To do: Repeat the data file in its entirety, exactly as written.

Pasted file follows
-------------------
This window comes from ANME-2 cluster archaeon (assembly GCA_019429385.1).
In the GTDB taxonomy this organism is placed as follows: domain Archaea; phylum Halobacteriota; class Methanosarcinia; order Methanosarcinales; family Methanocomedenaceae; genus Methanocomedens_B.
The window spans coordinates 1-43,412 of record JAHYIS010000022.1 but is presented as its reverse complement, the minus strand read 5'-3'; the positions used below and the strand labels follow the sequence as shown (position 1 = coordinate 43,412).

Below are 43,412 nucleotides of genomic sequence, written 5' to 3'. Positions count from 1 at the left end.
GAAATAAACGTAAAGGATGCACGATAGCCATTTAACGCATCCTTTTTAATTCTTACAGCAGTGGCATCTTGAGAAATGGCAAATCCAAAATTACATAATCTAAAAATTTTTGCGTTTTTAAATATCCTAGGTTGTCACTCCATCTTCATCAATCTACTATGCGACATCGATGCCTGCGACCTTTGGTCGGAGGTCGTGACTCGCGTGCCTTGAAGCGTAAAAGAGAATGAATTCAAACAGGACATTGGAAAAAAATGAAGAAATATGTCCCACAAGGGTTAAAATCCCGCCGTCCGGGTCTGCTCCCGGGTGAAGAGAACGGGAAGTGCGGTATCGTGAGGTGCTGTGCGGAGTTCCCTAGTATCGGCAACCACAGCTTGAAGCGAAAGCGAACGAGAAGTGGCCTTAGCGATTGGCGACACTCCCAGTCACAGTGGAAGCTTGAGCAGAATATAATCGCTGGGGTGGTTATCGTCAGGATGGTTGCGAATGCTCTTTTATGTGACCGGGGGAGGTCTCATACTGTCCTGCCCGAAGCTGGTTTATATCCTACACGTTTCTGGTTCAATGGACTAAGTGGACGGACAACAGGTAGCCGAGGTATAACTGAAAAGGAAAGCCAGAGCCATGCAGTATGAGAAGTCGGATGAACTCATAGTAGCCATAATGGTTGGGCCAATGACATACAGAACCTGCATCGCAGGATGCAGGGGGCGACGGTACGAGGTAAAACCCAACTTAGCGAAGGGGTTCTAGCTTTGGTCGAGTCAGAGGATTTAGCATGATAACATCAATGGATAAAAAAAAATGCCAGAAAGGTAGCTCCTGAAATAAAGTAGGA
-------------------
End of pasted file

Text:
This window comes from ANME-2 cluster archaeon (assembly GCA_019429385.1).
In the GTDB taxonomy this organism is placed as follows: domain Archaea; phylum Halobacteriota; class Methanosarcinia; order Methanosarcinales; family Methanocomedenaceae; genus Methanocomedens_B.
The window spans coordinates 1-43,412 of record JAHYIS010000022.1 but is presented as its reverse complement, the minus strand read 5'-3'; the positions used below and the strand labels follow the sequence as shown (position 1 = coordinate 43,412).

Below are 43,412 nucleotides of genomic sequence, written 5' to 3'. Positions count from 1 at the left end.
GAAATAAACGTAAAGGATGCACGATAGCCATTTAACGCATCCTTTTTAATTCTTACAGCAGTGGCATCTTGAGAAATGGCAAATCCAAAATTACATAATCTAAAAATTTTTGCGTTTTTAAATATCCTAGGTTGTCACTCCATCTTCATCAATCTACTATGCGACATCGATGCCTGCGACCTTTGGTCGGAGGTCGTGACTCGCGTGCCTTGAAGCGTAAAAGAGAATGAATTCAAACAGGACATTGGAAAAAAATGAAGAAATATGTCCCACAAGGGTTAAAATCCCGCCGTCCGGGTCTGCTCCCGGGTGAAGAGAACGGGAAGTGCGGTATCGTGAGGTGCTGTGCGGAGTTCCCTAGTATCGGCAACCACAGCTTGAAGCGAAAGCGAACGAGAAGTGGCCTTAGCGATTGGCGACACTCCCAGTCACAGTGGAAGCTTGAGCAGAATATAATCGCTGGGGTGGTTATCGTCAGGATGGTTGCGAATGCTCTTTTATGTGACCGGGGGAGGTCTCATACTGTCCTGCCCGAAGCTGGTTTATATCCTACACGTTTCTGGTTCAATGGACTAAGTGGACGGACAACAGGTAGCCGAGGTATAACTGAAAAGGAAAGCCAGAGCCATGCAGTATGAGAAGTCGGATGAACTCATAGTAGCCATAATGGTTGGGCCAATGACATACAGAACCTGCATCGCAGGATGCAGGGGGCGACGGTACGAGGTAAAACCCAACTTAGCGAAGGGGTTCTAGCTTTGGTCGAGTCAGAGGATTTAGCATGATAACATCAATGGATAAAAAAAAATGCCAGAAAGGTAGCTCCTGAAATAAAGTAGGA